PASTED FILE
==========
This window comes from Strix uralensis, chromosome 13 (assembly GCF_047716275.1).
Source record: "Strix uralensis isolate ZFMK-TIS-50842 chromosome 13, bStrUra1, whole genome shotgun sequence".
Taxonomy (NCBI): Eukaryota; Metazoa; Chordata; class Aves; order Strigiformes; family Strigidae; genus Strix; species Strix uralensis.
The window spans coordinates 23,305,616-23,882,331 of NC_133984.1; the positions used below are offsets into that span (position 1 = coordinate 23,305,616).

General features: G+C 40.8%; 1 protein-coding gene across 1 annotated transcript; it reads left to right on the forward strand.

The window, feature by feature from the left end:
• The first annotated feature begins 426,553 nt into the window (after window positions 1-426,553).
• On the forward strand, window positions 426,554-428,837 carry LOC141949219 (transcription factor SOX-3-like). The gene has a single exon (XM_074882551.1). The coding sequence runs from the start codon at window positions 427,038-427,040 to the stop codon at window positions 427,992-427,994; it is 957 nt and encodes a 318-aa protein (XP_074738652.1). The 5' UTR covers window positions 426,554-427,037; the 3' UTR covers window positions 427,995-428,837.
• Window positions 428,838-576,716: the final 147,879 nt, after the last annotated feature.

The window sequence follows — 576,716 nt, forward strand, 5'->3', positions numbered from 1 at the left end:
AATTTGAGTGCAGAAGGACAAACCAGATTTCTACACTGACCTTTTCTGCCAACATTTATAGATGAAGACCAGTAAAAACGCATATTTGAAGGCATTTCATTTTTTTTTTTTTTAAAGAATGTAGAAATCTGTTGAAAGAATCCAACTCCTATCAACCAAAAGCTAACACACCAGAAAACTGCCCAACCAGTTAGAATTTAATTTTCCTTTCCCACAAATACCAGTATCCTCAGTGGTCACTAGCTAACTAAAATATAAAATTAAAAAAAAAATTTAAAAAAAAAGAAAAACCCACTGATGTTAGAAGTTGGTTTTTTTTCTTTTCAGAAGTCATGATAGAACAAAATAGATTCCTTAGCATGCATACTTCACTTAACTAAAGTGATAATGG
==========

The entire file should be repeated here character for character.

This window comes from Strix uralensis, chromosome 13 (assembly GCF_047716275.1).
Source record: "Strix uralensis isolate ZFMK-TIS-50842 chromosome 13, bStrUra1, whole genome shotgun sequence".
Taxonomy (NCBI): Eukaryota; Metazoa; Chordata; class Aves; order Strigiformes; family Strigidae; genus Strix; species Strix uralensis.
The window spans coordinates 23,305,616-23,882,331 of NC_133984.1; the positions used below are offsets into that span (position 1 = coordinate 23,305,616).

General features: G+C 40.8%; 1 protein-coding gene across 1 annotated transcript; it reads left to right on the forward strand.

The window, feature by feature from the left end:
• The first annotated feature begins 426,553 nt into the window (after window positions 1-426,553).
• On the forward strand, window positions 426,554-428,837 carry LOC141949219 (transcription factor SOX-3-like). The gene has a single exon (XM_074882551.1). The coding sequence runs from the start codon at window positions 427,038-427,040 to the stop codon at window positions 427,992-427,994; it is 957 nt and encodes a 318-aa protein (XP_074738652.1). The 5' UTR covers window positions 426,554-427,037; the 3' UTR covers window positions 427,995-428,837.
• Window positions 428,838-576,716: the final 147,879 nt, after the last annotated feature.

The window sequence follows — 576,716 nt, forward strand, 5'->3', positions numbered from 1 at the left end:
AATTTGAGTGCAGAAGGACAAACCAGATTTCTACACTGACCTTTTCTGCCAACATTTATAGATGAAGACCAGTAAAAACGCATATTTGAAGGCATTTCATTTTTTTTTTTTTTAAAGAATGTAGAAATCTGTTGAAAGAATCCAACTCCTATCAACCAAAAGCTAACACACCAGAAAACTGCCCAACCAGTTAGAATTTAATTTTCCTTTCCCACAAATACCAGTATCCTCAGTGGTCACTAGCTAACTAAAATATAAAATTAAAAAAAAAATTTAAAAAAAAAGAAAAACCCACTGATGTTAGAAGTTGGTTTTTTTTCTTTTCAGAAGTCATGATAGAACAAAATAGATTCCTTAGCATGCATACTTCACTTAACTAAAGTGATAATGG